Currently in Chiang Mai, Thailand (06/12/2013) - 31200km cycled

1 Nov 2012

Red-faced in Tbilisi

Posted by Will

I’m in the capital city of Georgia, Tbilisi, where I have stayed for 10 days. It has not been a trouble-free visit by any means. On the first night a small cut on my face turned into a large infected mess swelling up my nose and upper lip quite dramatically. A high temperature, an oozing wound, dodgy doctors and my own vanity are the things I’ve had to deal with over the last week and half. This post is not uplifting and may give the false impression I am not enjoying myself. In case of this impression, please have a look at the photos I have added for Turkey and Georgia which provide the other half of the story: spectacular scenery, delicious food and generous people.

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The infection must come down to not eating properly on the way here. I set myself a foolish challenge when I entered Georgia. At the border, I exchanged my remaining Turkish Lira into Georgian Lari. The sum was equivalent to 7 Euros. I decided I would try to cycle the 400km to Tbilisi on this money alone, and I succeeded, by eating only bread and dried biscuits. No vitamins, no minerals, hardly any protein or fat – no nutrition whatsoever. In future, I will have to eat better.

The infected point on my face was above my upper lip, below my nose and slightly to the right. I lay in bed on the first day of the sweaty swelling feeling rather sorry for myself and secretly glad of a reason to watch TV all day. I whizzed through the BBC’s 510 minute adaption of Bleak House. However, on the next morning it was clear I would have to visit the doctor as my top lip would not move, my nose had grown and the fever felt worse. So, feeling even more sorry for myself, I dragged myself 50 paces up the road to a clinic where I was quickly looked at by a very nice doctor. A nurse came in to translate. A course of antibiotics, some kind of antifungal pill, salty solution, bandages, vitamin supplements and a bag full of Lemsip were the prescription. 10 Euros to see the doctor, 25 Euros for all these wonders from the pharmacy.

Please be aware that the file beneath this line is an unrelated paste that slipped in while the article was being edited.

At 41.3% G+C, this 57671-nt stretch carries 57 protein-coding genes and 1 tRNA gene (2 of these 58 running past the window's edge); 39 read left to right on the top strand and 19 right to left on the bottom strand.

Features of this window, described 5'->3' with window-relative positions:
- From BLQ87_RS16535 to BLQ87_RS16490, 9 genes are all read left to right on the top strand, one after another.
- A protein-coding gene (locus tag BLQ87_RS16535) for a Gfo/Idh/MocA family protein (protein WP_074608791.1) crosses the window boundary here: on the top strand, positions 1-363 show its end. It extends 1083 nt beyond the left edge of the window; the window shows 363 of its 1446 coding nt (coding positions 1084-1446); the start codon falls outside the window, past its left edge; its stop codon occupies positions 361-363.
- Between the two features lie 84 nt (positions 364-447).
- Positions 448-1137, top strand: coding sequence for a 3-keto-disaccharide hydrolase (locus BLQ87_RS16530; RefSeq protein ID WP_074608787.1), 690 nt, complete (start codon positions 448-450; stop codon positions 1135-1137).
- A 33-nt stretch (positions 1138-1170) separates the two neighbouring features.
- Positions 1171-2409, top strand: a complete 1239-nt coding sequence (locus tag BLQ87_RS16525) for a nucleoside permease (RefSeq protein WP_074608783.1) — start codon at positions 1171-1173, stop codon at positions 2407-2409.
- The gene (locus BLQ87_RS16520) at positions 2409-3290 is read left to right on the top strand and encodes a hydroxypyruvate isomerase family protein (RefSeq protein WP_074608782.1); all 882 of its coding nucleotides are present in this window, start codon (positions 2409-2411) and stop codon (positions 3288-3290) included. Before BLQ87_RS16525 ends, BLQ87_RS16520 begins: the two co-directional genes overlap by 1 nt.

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The next day I returned to see the same doctor. The swelling had reduced a fraction but the clinic were worried. They told me the infection sat in a particularly dangerous place as it was right on top of the blood flow to the brain. With this concern they sent me to Tbilisi central hospital for a second opinion. I was sent there in the back of an ambulance which was quite exciting (no flashing lights, just a free taxi service). At the hospital, I had an unfortunate glimpse of the Georgian healthcare system.

Upon arrival, I was laid down on a bed in the emergency area and made to wait 2 hours to see a doctor. Finally he arrived but he spoke no English at all. Further to this, it was explained that no one who could speak English was or would be available. Communicating my symptoms and receiving my diagnosis in sign language would have to do. After barely a glance at the infection and without hearing about the antibiotics or understanding the swelling had partially reduced, the doctor proclaimed I should have an operation on my face. I insisted I didn’t think this was necessary but he kept miming how my brain would be infected if I didn’t. He then brought a few other doctors to confirm his diagnosis and they, again without looking closely or listening to me, nodded that I would need an operation. I decided I might at least hear out their proposal.